Tuesday, December 6, 2011

Money Well Spent: Voters Want to Kill High Speed Rail, Millions in PR Dollars Notwithstanding

We always feel a little better about our fellow Californians at those moments when they break from form and reject big-government solutions to serious challenges. As a case in point, take the High Speed Rail project. Insofar as it promises years of union labor contracts paid for with borrowed money that sits outside the General Fund budget, Sacramento has put on a full-court press to get the project started, no matter what the obstacles. In recent months, however, two significant sets of problems have emerged. For one, the state's strategy of making budget cuts as painful and annoying as possible has made Californians suspicious of any calls for dramatically increased government spending. As the rail project's price tag has soared past $100 billion, taxpayers have rightly asked where all the money is supposed to come from. The second set of problems center around the fact that the project remains in the hands of the spectacularly incompetent High Speed Rail Authority. The first rule of asking someone to lend you $100 billion is this: you have to convince them that you know what you're doing. Yet in its brief history, HSRA put together the following record of accomplishments:
  1. Blowing through $250 million without putting an inch of track on the ground.
  2. Failing to comply with environmental regulations tied to receipt of federal funds, leading to:
  3. Proposing to begin the project with a multi-billion-dollar segment between Corcoran and Borden, two small Central Valley towns that few Californians can locate on a map.
  4. Having no plan for running trains on this segment.
  5. Having no plan for actually operating trains at any point.
  6. Failing to produce credible ridership forecasts.
  7. Alienating communities all over California, including San Diego, Palmdale, Kings County, and the San Francisco Peninsula.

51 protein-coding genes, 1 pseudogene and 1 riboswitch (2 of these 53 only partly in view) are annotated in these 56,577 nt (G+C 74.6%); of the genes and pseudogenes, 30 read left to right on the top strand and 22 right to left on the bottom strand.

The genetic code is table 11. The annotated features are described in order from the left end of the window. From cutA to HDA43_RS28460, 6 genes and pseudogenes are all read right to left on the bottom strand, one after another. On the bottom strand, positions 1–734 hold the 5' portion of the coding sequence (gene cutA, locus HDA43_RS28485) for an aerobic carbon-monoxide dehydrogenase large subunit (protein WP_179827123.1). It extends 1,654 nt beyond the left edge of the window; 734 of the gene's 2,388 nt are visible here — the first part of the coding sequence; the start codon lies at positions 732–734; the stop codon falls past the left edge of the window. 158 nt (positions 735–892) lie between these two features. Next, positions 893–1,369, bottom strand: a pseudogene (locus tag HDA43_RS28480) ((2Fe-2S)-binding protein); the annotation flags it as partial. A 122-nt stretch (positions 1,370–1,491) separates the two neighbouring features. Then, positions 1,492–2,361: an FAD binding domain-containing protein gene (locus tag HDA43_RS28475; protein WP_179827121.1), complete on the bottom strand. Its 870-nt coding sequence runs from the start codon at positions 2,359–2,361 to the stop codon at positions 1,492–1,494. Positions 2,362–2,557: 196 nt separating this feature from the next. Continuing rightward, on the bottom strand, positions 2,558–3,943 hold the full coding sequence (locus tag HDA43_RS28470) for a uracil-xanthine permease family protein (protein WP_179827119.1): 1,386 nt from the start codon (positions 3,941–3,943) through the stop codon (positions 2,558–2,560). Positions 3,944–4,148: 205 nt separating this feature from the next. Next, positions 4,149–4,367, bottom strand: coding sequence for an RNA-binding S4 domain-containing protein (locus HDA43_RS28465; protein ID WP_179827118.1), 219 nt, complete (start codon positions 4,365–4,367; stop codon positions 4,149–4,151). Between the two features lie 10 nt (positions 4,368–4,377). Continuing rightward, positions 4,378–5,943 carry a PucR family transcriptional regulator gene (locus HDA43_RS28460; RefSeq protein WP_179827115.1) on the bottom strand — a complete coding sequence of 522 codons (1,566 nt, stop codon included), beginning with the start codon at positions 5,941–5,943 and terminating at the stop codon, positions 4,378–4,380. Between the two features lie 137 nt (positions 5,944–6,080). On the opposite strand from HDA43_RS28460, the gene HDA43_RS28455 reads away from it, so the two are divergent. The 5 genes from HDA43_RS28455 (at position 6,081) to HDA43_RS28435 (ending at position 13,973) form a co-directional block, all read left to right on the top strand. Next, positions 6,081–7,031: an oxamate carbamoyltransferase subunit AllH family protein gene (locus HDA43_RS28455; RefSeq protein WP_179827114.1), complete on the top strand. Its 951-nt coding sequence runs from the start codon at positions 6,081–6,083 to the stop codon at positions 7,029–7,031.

8. Discovering belatedly that its plan to run trains into San Jose won't work.
  9. Having no plan to obtain over 90% of the funds needed to complete the project.
As such, if the rail project is going to be built, taxpayers will be on the hook for pretty much all of the cost, because no sensible private investor is going to lend HSRA money.

Recently, we learned that the rail authority had spent some $9 million trying to improve its public image. Yet today it looks as though that money, like so much else HSRA has done, has gone to waste: according to the Sacramento Bee, some 64% of Californians now want a chance to revisit the 2008 vote that authorized the project. And nearly that many — 59% — want to shut it down.


  1. The public schoolteachers, police, fire, and especially, prison guards unions have real memberships paying real dues. In a showdown between them and the hypothetical HSRA union jobs, this should be a no-brainer.

  2. Well, HSR would be paid by bond debt, not through the general fund. So the "showdown" isn't direct. Of course, the cost of servicing the debt would be paid out of general fund dollars. But Sacramento has long operated under the assumption that bonds are free money.